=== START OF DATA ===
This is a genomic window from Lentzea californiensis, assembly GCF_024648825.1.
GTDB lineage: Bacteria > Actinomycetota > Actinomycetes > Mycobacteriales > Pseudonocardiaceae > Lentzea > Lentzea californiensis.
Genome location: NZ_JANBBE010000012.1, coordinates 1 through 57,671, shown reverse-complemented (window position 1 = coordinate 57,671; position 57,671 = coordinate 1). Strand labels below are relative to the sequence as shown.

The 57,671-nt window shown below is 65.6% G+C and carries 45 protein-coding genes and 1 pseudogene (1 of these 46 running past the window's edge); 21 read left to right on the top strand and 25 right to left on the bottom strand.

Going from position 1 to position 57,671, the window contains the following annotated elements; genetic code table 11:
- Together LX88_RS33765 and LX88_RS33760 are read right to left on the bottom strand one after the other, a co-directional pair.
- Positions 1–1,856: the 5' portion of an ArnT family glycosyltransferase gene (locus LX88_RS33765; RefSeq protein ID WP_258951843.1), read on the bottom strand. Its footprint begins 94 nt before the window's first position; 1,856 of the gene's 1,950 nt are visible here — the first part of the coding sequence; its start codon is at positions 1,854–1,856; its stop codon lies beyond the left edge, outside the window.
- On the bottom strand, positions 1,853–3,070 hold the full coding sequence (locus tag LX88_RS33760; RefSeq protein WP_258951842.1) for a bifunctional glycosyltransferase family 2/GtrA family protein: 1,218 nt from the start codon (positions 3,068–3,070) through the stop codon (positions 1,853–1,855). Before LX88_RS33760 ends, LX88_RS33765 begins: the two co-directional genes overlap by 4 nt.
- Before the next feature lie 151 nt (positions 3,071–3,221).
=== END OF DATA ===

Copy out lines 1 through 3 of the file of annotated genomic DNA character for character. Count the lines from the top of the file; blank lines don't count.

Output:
This is a genomic window from Lentzea californiensis, assembly GCF_024648825.1.
GTDB lineage: Bacteria > Actinomycetota > Actinomycetes > Mycobacteriales > Pseudonocardiaceae > Lentzea > Lentzea californiensis.
Genome location: NZ_JANBBE010000012.1, coordinates 1 through 57,671, shown reverse-complemented (window position 1 = coordinate 57,671; position 57,671 = coordinate 1). Strand labels below are relative to the sequence as shown.